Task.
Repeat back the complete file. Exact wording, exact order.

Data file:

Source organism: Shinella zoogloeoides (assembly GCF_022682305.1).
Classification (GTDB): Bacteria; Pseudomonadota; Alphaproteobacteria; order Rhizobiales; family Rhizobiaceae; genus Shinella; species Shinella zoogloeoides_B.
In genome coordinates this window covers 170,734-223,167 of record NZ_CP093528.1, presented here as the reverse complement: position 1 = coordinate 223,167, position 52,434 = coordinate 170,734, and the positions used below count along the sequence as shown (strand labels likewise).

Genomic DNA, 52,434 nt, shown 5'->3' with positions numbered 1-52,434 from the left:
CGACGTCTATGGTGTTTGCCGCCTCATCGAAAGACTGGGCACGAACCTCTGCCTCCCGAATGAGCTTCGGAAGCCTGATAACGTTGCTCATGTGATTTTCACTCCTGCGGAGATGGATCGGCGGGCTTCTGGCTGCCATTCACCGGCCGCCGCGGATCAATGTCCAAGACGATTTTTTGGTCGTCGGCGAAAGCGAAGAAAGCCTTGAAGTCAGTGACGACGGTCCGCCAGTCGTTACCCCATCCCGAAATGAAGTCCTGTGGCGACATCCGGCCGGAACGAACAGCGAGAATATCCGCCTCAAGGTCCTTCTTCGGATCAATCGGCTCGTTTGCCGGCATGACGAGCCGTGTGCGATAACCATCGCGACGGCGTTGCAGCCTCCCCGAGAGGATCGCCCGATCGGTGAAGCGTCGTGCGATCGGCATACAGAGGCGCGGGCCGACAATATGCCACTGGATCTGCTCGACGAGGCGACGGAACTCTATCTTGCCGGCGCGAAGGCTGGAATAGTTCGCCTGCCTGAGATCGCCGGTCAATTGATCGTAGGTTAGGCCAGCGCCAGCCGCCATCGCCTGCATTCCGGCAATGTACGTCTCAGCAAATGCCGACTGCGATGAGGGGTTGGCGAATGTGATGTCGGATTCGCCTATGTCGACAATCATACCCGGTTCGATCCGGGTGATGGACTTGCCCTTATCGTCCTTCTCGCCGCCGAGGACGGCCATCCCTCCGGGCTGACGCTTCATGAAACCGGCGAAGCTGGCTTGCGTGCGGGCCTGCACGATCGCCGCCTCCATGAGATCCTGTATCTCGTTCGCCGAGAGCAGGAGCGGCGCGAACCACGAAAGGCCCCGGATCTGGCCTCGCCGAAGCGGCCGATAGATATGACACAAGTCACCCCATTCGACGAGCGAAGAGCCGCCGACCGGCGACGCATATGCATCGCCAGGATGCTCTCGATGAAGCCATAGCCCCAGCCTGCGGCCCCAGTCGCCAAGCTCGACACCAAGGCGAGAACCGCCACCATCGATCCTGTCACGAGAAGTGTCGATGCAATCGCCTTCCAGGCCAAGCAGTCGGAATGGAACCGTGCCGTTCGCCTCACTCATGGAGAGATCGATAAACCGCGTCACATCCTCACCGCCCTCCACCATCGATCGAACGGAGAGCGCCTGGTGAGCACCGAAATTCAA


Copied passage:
Source organism: Shinella zoogloeoides (assembly GCF_022682305.1).
Classification (GTDB): Bacteria; Pseudomonadota; Alphaproteobacteria; order Rhizobiales; family Rhizobiaceae; genus Shinella; species Shinella zoogloeoides_B.
In genome coordinates this window covers 170,734-223,167 of record NZ_CP093528.1, presented here as the reverse complement: position 1 = coordinate 223,167, position 52,434 = coordinate 170,734, and the positions used below count along the sequence as shown (strand labels likewise).

Genomic DNA, 52,434 nt, shown 5'->3' with positions numbered 1-52,434 from the left:
CGACGTCTATGGTGTTTGCCGCCTCATCGAAAGACTGGGCACGAACCTCTGCCTCCCGAATGAGCTTCGGAAGCCTGATAACGTTGCTCATGTGATTTTCACTCCTGCGGAGATGGATCGGCGGGCTTCTGGCTGCCATTCACCGGCCGCCGCGGATCAATGTCCAAGACGATTTTTTGGTCGTCGGCGAAAGCGAAGAAAGCCTTGAAGTCAGTGACGACGGTCCGCCAGTCGTTACCCCATCCCGAAATGAAGTCCTGTGGCGACATCCGGCCGGAACGAACAGCGAGAATATCCGCCTCAAGGTCCTTCTTCGGATCAATCGGCTCGTTTGCCGGCATGACGAGCCGTGTGCGATAACCATCGCGACGGCGTTGCAGCCTCCCCGAGAGGATCGCCCGATCGGTGAAGCGTCGTGCGATCGGCATACAGAGGCGCGGGCCGACAATATGCCACTGGATCTGCTCGACGAGGCGACGGAACTCTATCTTGCCGGCGCGAAGGCTGGAATAGTTCGCCTGCCTGAGATCGCCGGTCAATTGATCGTAGGTTAGGCCAGCGCCAGCCGCCATCGCCTGCATTCCGGCAATGTACGTCTCAGCAAATGCCGACTGCGATGAGGGGTTGGCGAATGTGATGTCGGATTCGCCTATGTCGACAATCATACCCGGTTCGATCCGGGTGATGGACTTGCCCTTATCGTCCTTCTCGCCGCCGAGGACGGCCATCCCTCCGGGCTGACGCTTCATGAAACCGGCGAAGCTGGCTTGCGTGCGGGCCTGCACGATCGCCGCCTCCATGAGATCCTGTATCTCGTTCGCCGAGAGCAGGAGCGGCGCGAACCACGAAAGGCCCCGGATCTGGCCTCGCCGAAGCGGCCGATAGATATGACACAAGTCACCCCATTCGACGAGCGAAGAGCCGCCGACCGGCGACGCATATGCATCGCCAGGATGCTCTCGATGAAGCCATAGCCCCAGCCTGCGGCCCCAGTCGCCAAGCTCGACACCAAGGCGAGAACCGCCACCATCGATCCTGTCACGAGAAGTGTCGATGCAATCGCCTTCCAGGCCAAGCAGTCGGAATGGAACCGTGCCGTTCGCCTCACTCATGGAGAGATCGATAAACCGCGTCACATCCTCACCGCCCTCCACCATCGATCGAACGGAGAGCGCCTGGTGAGCACCGAAATTCAA